code_block[StructValue([(u’code’, u”–Filter rows that match any patterns like ‘Intend%’, ‘%intention%’ rnWITH Words ASrn (SELECT ‘Intend with clarity.’ as value UNION ALLrn SELECT ‘Secure with intention.’ UNION ALLrn SELECT ‘Clarity and security.’)rn SELECT * FROM Words WHERE value LIKE ANY (‘Intend%’, ‘%intention%’);rn/*————————+rn | value |rn +————————+rn | Intend with clarity. |rn | Secure with intention. |rn +————————*/”), (u’language’, u”), (u’caption’, <wagtail.wagtailcore.rich_text.RichText object at 0x3e862fb462d0>)])]

LIKE ALL: you can filter rows on fields which match all of the specified patterns

code_block[StructValue([(u’code’, u”–Filter rows that match all patterns like ‘%ity%’, u2018%ithu2019rnWITH Words ASrn (SELECT ‘Intend with clarity.’ as value UNION ALLrn SELECT ‘Secure with identity.’ UNION ALLrn SELECT ‘Clarity and security.’)rn SELECT * FROM Words WHERE value LIKE ALL (‘%ity%’, u2018%ithu2019); rn/*———————–+rn | value |rn +———————–+rn | Intend with clarity. |rn | Secure with identity. |rn +———————–*/”), (u’language’, u”), (u’caption’, <wagtail.wagtailcore.rich_text.RichText object at 0x3e8640410550>)])]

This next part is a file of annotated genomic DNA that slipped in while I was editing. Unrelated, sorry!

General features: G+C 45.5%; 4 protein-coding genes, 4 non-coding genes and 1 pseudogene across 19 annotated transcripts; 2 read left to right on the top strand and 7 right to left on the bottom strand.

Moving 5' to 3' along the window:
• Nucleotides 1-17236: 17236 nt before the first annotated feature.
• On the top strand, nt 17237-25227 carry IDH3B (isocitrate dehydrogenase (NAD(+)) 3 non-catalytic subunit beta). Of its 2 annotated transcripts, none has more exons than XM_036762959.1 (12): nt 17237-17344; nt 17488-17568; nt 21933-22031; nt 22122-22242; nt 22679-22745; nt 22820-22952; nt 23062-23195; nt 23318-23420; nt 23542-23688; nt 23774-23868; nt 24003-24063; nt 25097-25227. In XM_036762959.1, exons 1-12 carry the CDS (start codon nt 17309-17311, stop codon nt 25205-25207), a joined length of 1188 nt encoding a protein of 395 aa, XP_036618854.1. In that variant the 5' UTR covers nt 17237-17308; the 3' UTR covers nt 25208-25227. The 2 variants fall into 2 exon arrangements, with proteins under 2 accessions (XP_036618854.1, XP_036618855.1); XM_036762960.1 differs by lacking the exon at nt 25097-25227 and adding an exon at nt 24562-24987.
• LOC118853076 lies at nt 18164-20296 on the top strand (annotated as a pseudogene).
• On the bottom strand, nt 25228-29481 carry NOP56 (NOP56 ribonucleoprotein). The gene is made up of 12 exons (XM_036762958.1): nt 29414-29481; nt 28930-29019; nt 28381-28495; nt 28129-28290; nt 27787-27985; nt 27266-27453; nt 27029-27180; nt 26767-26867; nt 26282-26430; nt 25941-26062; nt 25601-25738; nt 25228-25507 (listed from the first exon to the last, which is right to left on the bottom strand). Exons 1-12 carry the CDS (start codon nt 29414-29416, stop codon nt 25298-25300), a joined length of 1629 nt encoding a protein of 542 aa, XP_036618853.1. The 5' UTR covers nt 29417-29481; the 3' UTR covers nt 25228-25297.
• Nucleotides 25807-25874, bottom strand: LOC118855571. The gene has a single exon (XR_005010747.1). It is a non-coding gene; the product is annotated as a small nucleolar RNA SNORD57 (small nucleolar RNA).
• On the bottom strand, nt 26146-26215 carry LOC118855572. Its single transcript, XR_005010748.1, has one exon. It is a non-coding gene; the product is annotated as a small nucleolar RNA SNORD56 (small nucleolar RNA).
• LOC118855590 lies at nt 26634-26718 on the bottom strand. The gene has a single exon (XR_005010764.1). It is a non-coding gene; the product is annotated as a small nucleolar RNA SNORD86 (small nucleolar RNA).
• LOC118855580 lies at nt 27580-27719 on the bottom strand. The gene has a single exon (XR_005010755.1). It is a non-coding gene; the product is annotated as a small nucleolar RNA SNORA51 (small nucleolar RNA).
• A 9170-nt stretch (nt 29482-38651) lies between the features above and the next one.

It’s common for customers to query for a value associated with a max or min value in a different column in the same row, e.g., to find the SKU of the best-selling product. Previously, you needed to use a combination of array_agg() and order by (), or last_value() in a window function to get the results, which is more complicated and less efficient, especially when there are duplicate records. 

With ANY_VALUE(x HAVING MAX/MIN y), as well as its synonyms MAX_BY and MIN_BY, you can now easily query a column associated with the max/min value of another column, with a much cleaner and readable SQL statement. 

Example: find the most recent contract value for each of your customers.

Index support for arrays & struct (GA)
Array is an ordered list of values of the same data type. Currently, to access elements in an array, you can use either OFFSET(index) for zero-based indexes (start counting at 0), or ORDINAL(index) for one-based indexes (start counting at 1). To make it more concise, BigQuery now supports a[n] as a synonym for a[OFFSET(n)]. This makes it easier for users who are already familiar with such array index access conventions.